5) Keep systems accessible

Make sure your mechanical systems are easily accessible, not crammed behind junk in the crawl space, or jammed into a tiny hard-to-reach cubbyhole. For safety reasons (and to meet the Electrical Safety Code), nothing must hinder your ability to reach the electrical panel, read the panel directory, and flip any circuit breaker. For the hot water tank, water pump, or pressure tank, easy access is important when a system breaks down, or during the yearly rituals of opening and closing. If you have to struggle to reach these devices, you’re much more likely to neglect them. Each unit must be installed in a dry area where all valves can be easily reached, and it should sit on a concrete pad or wooden platform. Not only does this shield the tanks and pumps from moisture in the ground or floor, it also helps keep them level. Avoid installing your hot water tank with the front service panels facing a wall or some other obstruction. If you have trouble getting the tank into a location, chances are you’ll have trouble getting into the location yourself to service it.

6. Baseboard heat

If you use baseboard heat, insulate both exterior and interior walls. Heat will stay where you are – say, in the bedroom at night – without escaping to unoccupied spaces.

7. Use the right wire

A client of mine wondered why her feet tingled whenever she stood in a certain spot after a rainstorm. It wasn’t wanderlust she was feeling, but a case of the wrong wire in the wrong place. A buried electrical cable had deteriorated and a broken wire was sending a small current into the ground around it and into her feet. Every type of electrical cable has its own uses and limitations. The two most common are NMD90 and NMWU. NMD90, sometimes known as Romex or Loomex, is standard household wire — what’s in the walls of your cottage or underneath in the crawl space. It can only be used in dry or damp locations. In a wet location, the outer covering will begin to fall apart. Over time, the individual conductors will become exposed and create a fire or electrocution hazard.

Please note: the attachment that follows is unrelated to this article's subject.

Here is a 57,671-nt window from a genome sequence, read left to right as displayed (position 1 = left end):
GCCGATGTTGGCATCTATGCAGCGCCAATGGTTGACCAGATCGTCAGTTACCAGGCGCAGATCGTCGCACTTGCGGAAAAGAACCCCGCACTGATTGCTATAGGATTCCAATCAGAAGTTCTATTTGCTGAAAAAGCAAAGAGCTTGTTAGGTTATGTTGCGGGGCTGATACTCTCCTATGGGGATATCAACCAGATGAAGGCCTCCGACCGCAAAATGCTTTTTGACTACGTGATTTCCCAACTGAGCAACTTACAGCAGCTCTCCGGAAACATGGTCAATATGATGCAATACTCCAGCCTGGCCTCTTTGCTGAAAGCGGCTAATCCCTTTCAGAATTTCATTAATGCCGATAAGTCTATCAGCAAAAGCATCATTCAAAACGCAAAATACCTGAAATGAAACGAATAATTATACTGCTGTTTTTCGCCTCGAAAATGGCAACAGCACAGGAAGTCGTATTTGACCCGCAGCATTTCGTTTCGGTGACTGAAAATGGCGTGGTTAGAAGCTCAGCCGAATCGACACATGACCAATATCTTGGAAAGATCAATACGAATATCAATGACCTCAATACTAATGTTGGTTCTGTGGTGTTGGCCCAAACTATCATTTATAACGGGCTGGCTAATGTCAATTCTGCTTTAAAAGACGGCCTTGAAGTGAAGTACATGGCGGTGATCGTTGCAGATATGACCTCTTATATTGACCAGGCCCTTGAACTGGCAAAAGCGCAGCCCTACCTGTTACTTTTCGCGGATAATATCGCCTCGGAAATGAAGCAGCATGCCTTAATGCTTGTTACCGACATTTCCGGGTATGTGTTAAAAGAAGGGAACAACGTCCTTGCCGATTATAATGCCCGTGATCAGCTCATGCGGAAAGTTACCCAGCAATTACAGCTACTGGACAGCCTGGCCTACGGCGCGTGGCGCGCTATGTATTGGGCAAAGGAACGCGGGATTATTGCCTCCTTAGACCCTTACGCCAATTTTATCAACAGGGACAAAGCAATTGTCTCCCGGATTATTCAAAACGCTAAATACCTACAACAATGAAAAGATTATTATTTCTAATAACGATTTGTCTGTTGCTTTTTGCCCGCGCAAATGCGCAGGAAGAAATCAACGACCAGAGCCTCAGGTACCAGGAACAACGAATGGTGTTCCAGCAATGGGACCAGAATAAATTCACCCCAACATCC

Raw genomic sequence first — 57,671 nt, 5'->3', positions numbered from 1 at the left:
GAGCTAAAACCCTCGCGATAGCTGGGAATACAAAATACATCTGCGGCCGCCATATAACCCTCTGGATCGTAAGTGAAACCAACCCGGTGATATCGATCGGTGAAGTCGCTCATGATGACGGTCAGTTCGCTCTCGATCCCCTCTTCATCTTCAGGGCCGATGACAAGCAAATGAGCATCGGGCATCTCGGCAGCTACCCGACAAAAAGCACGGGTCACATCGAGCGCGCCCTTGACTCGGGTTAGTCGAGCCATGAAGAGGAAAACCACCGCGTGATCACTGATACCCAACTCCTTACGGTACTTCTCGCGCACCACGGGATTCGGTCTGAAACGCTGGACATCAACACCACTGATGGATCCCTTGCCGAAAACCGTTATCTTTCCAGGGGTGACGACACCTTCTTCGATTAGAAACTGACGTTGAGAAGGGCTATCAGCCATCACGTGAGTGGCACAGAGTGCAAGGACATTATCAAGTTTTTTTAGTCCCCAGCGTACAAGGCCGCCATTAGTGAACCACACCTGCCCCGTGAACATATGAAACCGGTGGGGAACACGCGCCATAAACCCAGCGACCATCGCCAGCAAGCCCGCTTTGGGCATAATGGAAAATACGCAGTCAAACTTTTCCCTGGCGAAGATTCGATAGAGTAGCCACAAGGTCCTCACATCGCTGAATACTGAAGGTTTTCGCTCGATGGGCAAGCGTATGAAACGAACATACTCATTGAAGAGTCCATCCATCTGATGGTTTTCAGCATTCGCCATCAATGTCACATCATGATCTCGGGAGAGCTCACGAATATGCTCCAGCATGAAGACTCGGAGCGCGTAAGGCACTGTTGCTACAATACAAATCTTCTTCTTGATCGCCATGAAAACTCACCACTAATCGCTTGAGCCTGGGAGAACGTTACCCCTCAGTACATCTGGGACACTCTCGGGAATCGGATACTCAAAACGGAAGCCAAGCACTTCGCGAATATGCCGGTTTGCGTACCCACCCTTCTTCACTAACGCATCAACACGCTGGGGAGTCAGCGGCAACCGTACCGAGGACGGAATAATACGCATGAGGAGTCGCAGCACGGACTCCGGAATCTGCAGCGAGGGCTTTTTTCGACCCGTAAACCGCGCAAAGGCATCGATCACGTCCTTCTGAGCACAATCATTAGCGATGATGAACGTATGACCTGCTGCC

For buried or wet locations, choose NMWU cable, which has a fungus- and corrosion-resistant cover that won’t deteriorate and give anyone a buzz.

8. Prevent frost heaves

Cottages are often built like decks, on concrete footings instead of a continuous foundation that extends below the frost line. Ground movement in the winter can wreak havoc if it shifts the footings. When this happens, drywall cracks, flooring buckles, and the cottage’s weight load shifts, putting stress on the structure. To avoid this, footings must extend below the frost line. As well, create a better, stronger footing by allowing the concrete to flare out at its base, either by carefully widening just the bottom of its hole, or by using a cone-shaped Bigfoot form, which fits on the end of a Sonotube. Another way to reduce frost heaving is to grease the tube before putting it in the ground. Rub -petroleum-based grease, which is less likely to freeze in the winter, over the outer surface and then wrap it with 6-mil polyethylene plastic, tacked in place with a couple of staples. It can be a messy job, but this sheath lets the ground rise and fall while the cottage stays on the level.

This article was originally published on February 5, 2006